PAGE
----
More Japanese Firms Opt to Go Private as Activist Clout Grows

(Bloomberg) — A growing number of publicly-listed companies in Japan are going private, as regulatory shifts clear the way for activist investors to step up scrutiny and demand changes.

(Bloomberg) — A growing number of publicly-listed companies in Japan are going private, as regulatory shifts clear the way for activist investors to step up scrutiny and demand changes.

A total of 135 companies delisted from the country’s stock exchanges last year, almost triple what it was a decade ago, according to Jason Thomas, head of Carlyle Group Inc.’s global research and investment strategy.

Drawn by the promise of fat returns on stocks trading at discounts, activist shareholders are flocking to the world’s third-largest equity market. Reforms in corporate governance guidelines and regulators’ increasing emphasis on equity returns and profitability are further spurring a level of activism that’s driving a surge in privatizations, Thomas said.

Japan is on pace to more than double the number of shareholder proposals that companies field from activists this year, with 67 proposals submitted as of June, compared with a record 58 in all of 2022, according to IR Japan Holdings Ltd. In 2014, publicly-traded companies received four proposals. 

Management teams often prefer to restructure their firms as privately-held entities with partners of their choosing and are wary of changes pushed through by activist shareholders, Thomas said. The number of delistings may grow “substantially from here,” he said.

Prominent delistings on the horizon include Toshiba Corp., whose long-delayed $15 billion buyout began Tuesday, as well as semiconductor materials maker JSR Corp., which is slated for a $6.3 billion take-private bid. Both are linchpins Japan’s tech sector, and their privatizations signal how even some of Tokyo Stock Exchange’s longtime members are finding the drawbacks of a public listing outweighing the considerable advantages.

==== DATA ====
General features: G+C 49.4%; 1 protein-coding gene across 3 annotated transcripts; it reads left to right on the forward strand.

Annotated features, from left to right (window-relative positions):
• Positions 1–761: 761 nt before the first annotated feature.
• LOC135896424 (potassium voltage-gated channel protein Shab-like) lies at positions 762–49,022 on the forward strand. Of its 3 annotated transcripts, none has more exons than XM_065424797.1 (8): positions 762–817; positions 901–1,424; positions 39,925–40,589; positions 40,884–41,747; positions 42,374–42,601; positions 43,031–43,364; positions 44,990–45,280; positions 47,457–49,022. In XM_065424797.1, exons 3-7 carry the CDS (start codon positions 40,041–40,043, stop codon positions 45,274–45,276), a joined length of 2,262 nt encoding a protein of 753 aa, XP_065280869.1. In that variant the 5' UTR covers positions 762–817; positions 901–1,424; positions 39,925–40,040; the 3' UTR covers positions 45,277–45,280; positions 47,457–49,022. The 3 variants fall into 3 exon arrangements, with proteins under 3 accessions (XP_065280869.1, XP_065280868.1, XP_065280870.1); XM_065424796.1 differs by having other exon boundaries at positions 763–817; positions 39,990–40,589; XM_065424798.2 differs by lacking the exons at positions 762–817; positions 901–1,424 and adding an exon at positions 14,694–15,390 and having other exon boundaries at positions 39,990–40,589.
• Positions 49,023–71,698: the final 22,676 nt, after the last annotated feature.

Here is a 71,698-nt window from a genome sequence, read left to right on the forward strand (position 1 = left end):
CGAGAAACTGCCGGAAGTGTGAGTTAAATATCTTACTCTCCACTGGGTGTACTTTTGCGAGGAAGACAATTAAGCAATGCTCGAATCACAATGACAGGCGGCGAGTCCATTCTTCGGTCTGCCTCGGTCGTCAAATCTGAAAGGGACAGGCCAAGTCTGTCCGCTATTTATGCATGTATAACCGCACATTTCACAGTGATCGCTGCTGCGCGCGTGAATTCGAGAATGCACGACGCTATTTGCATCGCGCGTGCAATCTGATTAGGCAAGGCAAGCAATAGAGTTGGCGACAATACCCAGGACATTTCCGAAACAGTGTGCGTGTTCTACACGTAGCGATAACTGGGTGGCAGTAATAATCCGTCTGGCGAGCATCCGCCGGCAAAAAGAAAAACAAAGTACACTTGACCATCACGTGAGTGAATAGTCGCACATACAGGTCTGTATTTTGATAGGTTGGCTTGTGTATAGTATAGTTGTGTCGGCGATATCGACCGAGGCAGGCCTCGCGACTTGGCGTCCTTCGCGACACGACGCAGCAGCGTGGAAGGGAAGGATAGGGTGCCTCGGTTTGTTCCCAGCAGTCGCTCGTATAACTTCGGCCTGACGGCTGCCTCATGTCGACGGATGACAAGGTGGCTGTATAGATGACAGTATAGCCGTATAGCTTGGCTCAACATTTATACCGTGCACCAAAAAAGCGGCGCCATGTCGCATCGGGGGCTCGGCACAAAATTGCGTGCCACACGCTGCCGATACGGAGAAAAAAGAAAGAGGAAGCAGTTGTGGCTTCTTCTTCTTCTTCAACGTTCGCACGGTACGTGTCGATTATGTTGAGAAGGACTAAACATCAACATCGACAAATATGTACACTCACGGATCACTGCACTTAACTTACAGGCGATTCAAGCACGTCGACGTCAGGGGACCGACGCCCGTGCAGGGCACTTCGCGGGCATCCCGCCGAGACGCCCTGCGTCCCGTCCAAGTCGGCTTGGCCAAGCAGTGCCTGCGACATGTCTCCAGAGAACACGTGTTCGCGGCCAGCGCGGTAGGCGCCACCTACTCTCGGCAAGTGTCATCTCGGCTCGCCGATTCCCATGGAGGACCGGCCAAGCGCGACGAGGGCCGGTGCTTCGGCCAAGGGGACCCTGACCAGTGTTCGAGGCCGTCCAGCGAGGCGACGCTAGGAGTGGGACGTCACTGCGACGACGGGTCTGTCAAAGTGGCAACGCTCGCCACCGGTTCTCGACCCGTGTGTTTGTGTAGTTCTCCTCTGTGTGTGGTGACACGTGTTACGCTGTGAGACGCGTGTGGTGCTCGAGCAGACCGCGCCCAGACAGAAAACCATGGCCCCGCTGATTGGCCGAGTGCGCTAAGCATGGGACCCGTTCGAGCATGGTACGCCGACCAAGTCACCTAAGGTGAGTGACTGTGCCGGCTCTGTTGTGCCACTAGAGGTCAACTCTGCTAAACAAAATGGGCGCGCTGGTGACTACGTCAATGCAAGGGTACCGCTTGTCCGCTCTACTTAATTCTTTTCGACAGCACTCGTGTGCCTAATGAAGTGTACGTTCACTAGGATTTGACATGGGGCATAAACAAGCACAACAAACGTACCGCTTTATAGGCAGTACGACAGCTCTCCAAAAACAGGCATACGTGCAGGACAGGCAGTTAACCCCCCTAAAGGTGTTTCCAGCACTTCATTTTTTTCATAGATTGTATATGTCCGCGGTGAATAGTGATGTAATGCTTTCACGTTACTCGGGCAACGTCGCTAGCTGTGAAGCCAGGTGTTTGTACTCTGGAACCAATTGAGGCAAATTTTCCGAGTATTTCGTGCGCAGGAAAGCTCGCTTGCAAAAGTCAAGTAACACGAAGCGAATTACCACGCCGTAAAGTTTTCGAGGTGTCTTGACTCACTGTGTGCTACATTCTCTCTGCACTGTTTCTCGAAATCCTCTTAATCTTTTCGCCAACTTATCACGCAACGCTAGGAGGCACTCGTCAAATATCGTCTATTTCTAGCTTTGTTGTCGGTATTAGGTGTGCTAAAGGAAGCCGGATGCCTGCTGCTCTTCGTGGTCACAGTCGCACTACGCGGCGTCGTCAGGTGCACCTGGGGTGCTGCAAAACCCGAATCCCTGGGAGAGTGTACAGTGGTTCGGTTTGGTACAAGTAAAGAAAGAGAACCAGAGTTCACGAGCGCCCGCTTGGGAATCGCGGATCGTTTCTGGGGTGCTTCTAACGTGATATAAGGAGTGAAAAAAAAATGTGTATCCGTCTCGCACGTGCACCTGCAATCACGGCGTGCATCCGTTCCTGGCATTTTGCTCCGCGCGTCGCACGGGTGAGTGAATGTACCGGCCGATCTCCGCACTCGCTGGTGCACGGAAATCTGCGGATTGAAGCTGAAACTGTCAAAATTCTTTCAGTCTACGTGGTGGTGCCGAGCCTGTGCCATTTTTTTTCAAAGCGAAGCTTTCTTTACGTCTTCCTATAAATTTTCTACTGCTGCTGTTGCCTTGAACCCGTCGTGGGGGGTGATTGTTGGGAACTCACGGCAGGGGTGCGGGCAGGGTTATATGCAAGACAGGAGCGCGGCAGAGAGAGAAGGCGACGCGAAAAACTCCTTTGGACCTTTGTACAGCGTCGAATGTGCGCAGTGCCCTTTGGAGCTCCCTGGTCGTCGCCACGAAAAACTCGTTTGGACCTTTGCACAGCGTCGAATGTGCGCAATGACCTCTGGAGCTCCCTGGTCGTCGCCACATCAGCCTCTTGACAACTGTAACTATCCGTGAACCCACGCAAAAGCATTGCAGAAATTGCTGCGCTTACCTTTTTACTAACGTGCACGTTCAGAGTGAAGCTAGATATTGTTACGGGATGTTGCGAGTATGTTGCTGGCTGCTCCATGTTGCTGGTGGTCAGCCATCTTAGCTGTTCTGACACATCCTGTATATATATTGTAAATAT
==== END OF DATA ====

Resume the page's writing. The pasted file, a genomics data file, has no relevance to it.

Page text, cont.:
Toshiba, which has activist representatives on its board, is delisting following months-long delays in a bidding process that came about only after multiple fracas with shareholders. 

Executives have denied that activism has anything to do with the decision to go private. JSR Corp. Chief Executive Officer Eric Johnson said in June the semiconductor material maker’s decision to agree to a $6.3 billion buyout by government-backed Japan Investment Corp. was to drive scale and growth and catalyze change in the country’s materials sector. He denied the board sought to avoid dealing with activist shareholders’ demands.

The surge in privatizations of publicly-traded companies is part of a global move worldwide that started in the US and other developed-market economies as much as two decades ago, Carlyle’s Thomas said.

The delistings in Japan reflect a shift toward more efficient corporate governance and a focus on increasing capital productivity, he said. In that sense, “this is indeed a positive trend,” he said.

The temptation remains for management to delist to escape increased investor scrutiny and accountability, however. Critics are also wary of management buyouts and exclusively-negotiated acquisitions, because of the risk that they might ignore minority shareholders’ interests. 

“A take-over-bid price that’s 30% above the most recent share price can’t be seen fair if someone else is willing to pay 60% more,” said RMB Capital’s Masakazu Hosomizu. “You need pricing transparency by having multiple bidders compete.” 

–With assistance from Lianting Tu.

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